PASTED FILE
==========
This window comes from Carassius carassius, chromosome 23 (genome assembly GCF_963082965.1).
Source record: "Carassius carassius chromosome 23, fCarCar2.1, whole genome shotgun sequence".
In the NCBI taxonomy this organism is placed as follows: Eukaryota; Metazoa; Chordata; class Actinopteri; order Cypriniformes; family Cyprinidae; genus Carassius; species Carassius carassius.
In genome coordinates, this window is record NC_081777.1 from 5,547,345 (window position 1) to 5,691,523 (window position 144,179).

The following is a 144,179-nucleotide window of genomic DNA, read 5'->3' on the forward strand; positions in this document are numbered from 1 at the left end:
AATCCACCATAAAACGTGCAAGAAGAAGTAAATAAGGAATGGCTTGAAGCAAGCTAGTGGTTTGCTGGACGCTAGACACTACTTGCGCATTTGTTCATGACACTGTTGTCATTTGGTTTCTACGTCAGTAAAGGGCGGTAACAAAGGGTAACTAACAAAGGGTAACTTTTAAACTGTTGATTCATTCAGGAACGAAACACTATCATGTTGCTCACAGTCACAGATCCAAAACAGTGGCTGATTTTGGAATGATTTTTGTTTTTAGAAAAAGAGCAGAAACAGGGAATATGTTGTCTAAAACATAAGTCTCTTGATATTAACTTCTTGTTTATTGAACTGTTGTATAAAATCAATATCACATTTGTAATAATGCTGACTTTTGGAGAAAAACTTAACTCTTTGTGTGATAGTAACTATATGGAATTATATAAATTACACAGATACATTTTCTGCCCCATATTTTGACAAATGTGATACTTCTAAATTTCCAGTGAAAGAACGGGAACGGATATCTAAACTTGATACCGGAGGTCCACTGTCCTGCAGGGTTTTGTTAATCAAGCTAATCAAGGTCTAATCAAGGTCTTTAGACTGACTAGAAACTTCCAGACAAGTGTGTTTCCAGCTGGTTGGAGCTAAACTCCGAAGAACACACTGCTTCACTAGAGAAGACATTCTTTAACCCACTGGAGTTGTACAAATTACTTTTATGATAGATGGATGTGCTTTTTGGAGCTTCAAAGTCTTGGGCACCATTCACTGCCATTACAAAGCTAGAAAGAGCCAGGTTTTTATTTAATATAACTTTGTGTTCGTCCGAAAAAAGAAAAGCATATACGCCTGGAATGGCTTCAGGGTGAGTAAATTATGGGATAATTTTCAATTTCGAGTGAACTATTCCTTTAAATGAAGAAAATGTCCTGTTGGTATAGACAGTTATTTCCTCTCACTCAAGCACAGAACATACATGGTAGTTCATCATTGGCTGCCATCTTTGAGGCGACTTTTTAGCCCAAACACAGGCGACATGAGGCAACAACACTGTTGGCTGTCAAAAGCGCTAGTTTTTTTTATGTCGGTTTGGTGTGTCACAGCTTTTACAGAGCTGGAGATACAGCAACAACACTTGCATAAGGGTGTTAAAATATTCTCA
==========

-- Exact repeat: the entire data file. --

This window comes from Carassius carassius, chromosome 23 (genome assembly GCF_963082965.1).
Source record: "Carassius carassius chromosome 23, fCarCar2.1, whole genome shotgun sequence".
In the NCBI taxonomy this organism is placed as follows: Eukaryota; Metazoa; Chordata; class Actinopteri; order Cypriniformes; family Cyprinidae; genus Carassius; species Carassius carassius.
In genome coordinates, this window is record NC_081777.1 from 5,547,345 (window position 1) to 5,691,523 (window position 144,179).

The following is a 144,179-nucleotide window of genomic DNA, read 5'->3' on the forward strand; positions in this document are numbered from 1 at the left end:
AATCCACCATAAAACGTGCAAGAAGAAGTAAATAAGGAATGGCTTGAAGCAAGCTAGTGGTTTGCTGGACGCTAGACACTACTTGCGCATTTGTTCATGACACTGTTGTCATTTGGTTTCTACGTCAGTAAAGGGCGGTAACAAAGGGTAACTAACAAAGGGTAACTTTTAAACTGTTGATTCATTCAGGAACGAAACACTATCATGTTGCTCACAGTCACAGATCCAAAACAGTGGCTGATTTTGGAATGATTTTTGTTTTTAGAAAAAGAGCAGAAACAGGGAATATGTTGTCTAAAACATAAGTCTCTTGATATTAACTTCTTGTTTATTGAACTGTTGTATAAAATCAATATCACATTTGTAATAATGCTGACTTTTGGAGAAAAACTTAACTCTTTGTGTGATAGTAACTATATGGAATTATATAAATTACACAGATACATTTTCTGCCCCATATTTTGACAAATGTGATACTTCTAAATTTCCAGTGAAAGAACGGGAACGGATATCTAAACTTGATACCGGAGGTCCACTGTCCTGCAGGGTTTTGTTAATCAAGCTAATCAAGGTCTAATCAAGGTCTTTAGACTGACTAGAAACTTCCAGACAAGTGTGTTTCCAGCTGGTTGGAGCTAAACTCCGAAGAACACACTGCTTCACTAGAGAAGACATTCTTTAACCCACTGGAGTTGTACAAATTACTTTTATGATAGATGGATGTGCTTTTTGGAGCTTCAAAGTCTTGGGCACCATTCACTGCCATTACAAAGCTAGAAAGAGCCAGGTTTTTATTTAATATAACTTTGTGTTCGTCCGAAAAAAGAAAAGCATATACGCCTGGAATGGCTTCAGGGTGAGTAAATTATGGGATAATTTTCAATTTCGAGTGAACTATTCCTTTAAATGAAGAAAATGTCCTGTTGGTATAGACAGTTATTTCCTCTCACTCAAGCACAGAACATACATGGTAGTTCATCATTGGCTGCCATCTTTGAGGCGACTTTTTAGCCCAAACACAGGCGACATGAGGCAACAACACTGTTGGCTGTCAAAAGCGCTAGTTTTTTTTATGTCGGTTTGGTGTGTCACAGCTTTTACAGAGCTGGAGATACAGCAACAACACTTGCATAAGGGTGTTAAAATATTCTCA